Insider View - Call of the Wild

Hilton ParkLucy Madden muses on our affluence, or lack of it, and thinks she may have got hold of the germ of an idea which could open up a whole new tourist market in Ireland - and give back to children and teenagers some of the freedom and sense of wonder that’s been lost in recent years.

The dentists are back. Murmurings about sealers and polishers drift into the after-dinner chat. Clearly in this recession teeth are a priority, even though this strikes me as strange since it's not obvious we in this country have embraced the American love of flashing white gnashers. However, it's good news that one professional group still have money to spend on going away; we have always felt our guests to be a barometer of Irish affluence, or lack of it.

The dentists are most welcome and on the whole are perfect guests. The only drawback is the necessity of keeping one's mouth somewhat pursed so as not to reveal dental shortcomings therein. As well as the dentists, we have noted an increase in group bookings. This is generally perceived to have its roots in the economic crisis with people closing ranks and withdrawing into family units.

In our family we play a game that involves picking a person and then suggesting the occupation to which he or she would be least suited. When my husband is the subject of the game, someone always suggests Playschool Teacher. The boldest children have been known to shrink under his fierce scowl, so it was a surprise when he suggested that we should forego targeting the adult population, and promote ourselves as a destination for the young.

In an episode of The Apprentice in the UK, candidates had to rebrand the town of Margate as a tourist destination and the winning team went down the child-friendly route. But everyone knows that the English don't like children, preferring four-legged furry things. We in Ireland would be so much better at it.

Guests in this house love to suggest alternative activities for us and last year an American couple posited the idea of becoming a residential summer camp for teenagers, a concept popular in the States. We have open spaces and are some way from pubs. At first the idea appalled, with visions of retrieving vodka bottles and worse from under beds, but it did form the kernel of an idea. Here in Ireland we have everything that children love; nature, beaches, lots of waterways, we still have wilderness and the mystery of unspoiled places. Moreover, children don't mind the rain; they don't even notice it.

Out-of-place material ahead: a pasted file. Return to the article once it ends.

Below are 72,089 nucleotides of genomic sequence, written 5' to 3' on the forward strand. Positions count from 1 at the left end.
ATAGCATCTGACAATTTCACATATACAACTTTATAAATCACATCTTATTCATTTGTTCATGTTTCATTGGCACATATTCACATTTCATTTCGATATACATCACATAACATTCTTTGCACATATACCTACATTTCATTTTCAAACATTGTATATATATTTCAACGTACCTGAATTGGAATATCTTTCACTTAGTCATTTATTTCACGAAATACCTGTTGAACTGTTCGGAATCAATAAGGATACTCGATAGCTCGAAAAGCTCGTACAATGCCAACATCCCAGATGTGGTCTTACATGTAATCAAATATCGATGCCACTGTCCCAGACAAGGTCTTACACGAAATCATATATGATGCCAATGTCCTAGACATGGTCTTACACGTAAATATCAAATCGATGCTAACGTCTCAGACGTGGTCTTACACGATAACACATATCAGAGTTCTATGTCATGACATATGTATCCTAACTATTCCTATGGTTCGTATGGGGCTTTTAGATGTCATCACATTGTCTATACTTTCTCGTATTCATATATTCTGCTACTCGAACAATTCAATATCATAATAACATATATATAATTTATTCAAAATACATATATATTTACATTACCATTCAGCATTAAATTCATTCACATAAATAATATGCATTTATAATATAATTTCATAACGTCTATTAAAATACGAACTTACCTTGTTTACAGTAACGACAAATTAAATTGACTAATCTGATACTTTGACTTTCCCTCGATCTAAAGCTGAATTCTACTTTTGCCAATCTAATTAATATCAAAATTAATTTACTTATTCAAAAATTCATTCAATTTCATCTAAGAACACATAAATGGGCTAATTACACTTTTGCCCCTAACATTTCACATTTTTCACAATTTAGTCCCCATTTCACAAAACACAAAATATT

There is a children's' play area at the Bloom Festival in Phoenix Park that exemplifies what we are best at. Manned by a few enthusiastic and patient souls, there were skipping games and gardens to plant and an activities tent and it was somehow old-fashioned but imaginative and so exactly what children love, There wasn't an electronic gadget in sight. As a dedicated follower of festivals, I am always struck by the trouble taken in this country to provide fun for children. With our natural friendliness towards the young, coupled with our long coastline and rivers and lakes, we in Ireland still have an uncorrupted Blytonesque landscape to provide an alternative to the techno world outside. We could become the most child-friendly destination in Europe.

This is not going to appeal to everyone. Horror of kiddies is not uncommon. I had an uncle (childless) who used to say; "Never talk to a child. You'll never get rid of them." Like cats, he would say, children always go to the one who likes them least. This is a problem easily overcome by creating childfree zones. Sometimes it's the children who want to avoid the adults. Apparently there is a country hotel somewhere, where a notice asks guests not to speak to the children of the house in order to preserve their privacy. This is not in the spirit of child-friendliness. Nor is the fact that our local library, through no fault of its own but because of cuts in funding, no longer can afford to provide children with writing equipment.

A trawl through did show up a number of child-friendly activities and places to stay. Mostly they are very structured. All well and good but I say children also love historic houses and the call of the wild. I have a vision of the outdoor life; cowboy dampers cooking over campfires, messing about in boats, larks on hay bales. It may mean high tea at six and wellies in the hall, a far cry from the boutique hotels so beloved of contemporary consultants, but it is feasible and there must be a huge market out there.

Together with her husband Johnny, Lucy Madden runs their magnificent 18th century mansion, Hilton Park, Clones, Co Monaghan as a country house which is open to private guests, groups, small weddings and conferences. The restored formal gardens are also open by arrangement. Lucy is a keen organic gardener and also a member of the Irish Food Writers Guild.

Kindly supplied by the respected food service and drinks industry magazine, Hospitality Ireland. Click here to read more about them Hospitality Ireland Magazine.

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